THE INSTITUTE FOR CREATION RESEARCH – BRIAN THOMAS, TIM CLAREY
There’s nothing quite like seeing firsthand dinosaur tracks that were made in mud or wet sand long ago. But how long ago were they made, and how did they form? No process quite like that happens today. We recently photographed similar tracks made in similar sediments from sites in the American South and West. What links them together? Did these dinosaur tracks really form according to the evolution-based story printed on the state-sponsored placards we saw at some of the sites? First some facts, then some answers.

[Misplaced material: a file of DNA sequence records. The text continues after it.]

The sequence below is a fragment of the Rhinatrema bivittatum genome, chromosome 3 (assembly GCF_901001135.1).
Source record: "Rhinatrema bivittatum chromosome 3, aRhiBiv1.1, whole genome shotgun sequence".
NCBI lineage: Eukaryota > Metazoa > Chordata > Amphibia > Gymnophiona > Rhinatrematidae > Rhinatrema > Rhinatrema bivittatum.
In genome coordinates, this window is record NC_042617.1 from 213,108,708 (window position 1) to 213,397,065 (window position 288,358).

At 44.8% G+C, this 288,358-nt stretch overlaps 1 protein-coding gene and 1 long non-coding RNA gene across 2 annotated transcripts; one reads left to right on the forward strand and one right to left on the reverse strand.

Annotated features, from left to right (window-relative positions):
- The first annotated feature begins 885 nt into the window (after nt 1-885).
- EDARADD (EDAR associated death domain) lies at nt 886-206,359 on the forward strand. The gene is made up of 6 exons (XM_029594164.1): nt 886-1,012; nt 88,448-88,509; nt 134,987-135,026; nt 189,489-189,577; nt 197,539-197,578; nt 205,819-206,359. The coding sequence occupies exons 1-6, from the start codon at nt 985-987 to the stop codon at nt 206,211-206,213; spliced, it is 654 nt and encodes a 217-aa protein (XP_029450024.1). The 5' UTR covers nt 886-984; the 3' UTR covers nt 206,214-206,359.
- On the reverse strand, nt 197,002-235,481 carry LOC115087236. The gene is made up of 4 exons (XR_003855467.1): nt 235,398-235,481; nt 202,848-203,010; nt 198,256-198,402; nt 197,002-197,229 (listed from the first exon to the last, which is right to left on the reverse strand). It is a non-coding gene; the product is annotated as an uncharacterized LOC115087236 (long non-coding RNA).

Tracks near San Antonio, Texas
At Government Canyon State Natural Area, large three-toed theropod tracks are embedded in limestone and match the clawed feet of a 38-foot-long Acrocanthosaurus—a T. rex look-alike with a small head crest. The limestone layer directly above it contains sauropod tracks assigned to a teenage Sauroposeidon, a long-neck dinosaur about 55 feet long. Scientists use the size and spacing of the footprints to estimate animal sizes. These sets of tracks occur near the top of the Glen Rose Limestone, close to the southernmost exposures of this particular limestone bed.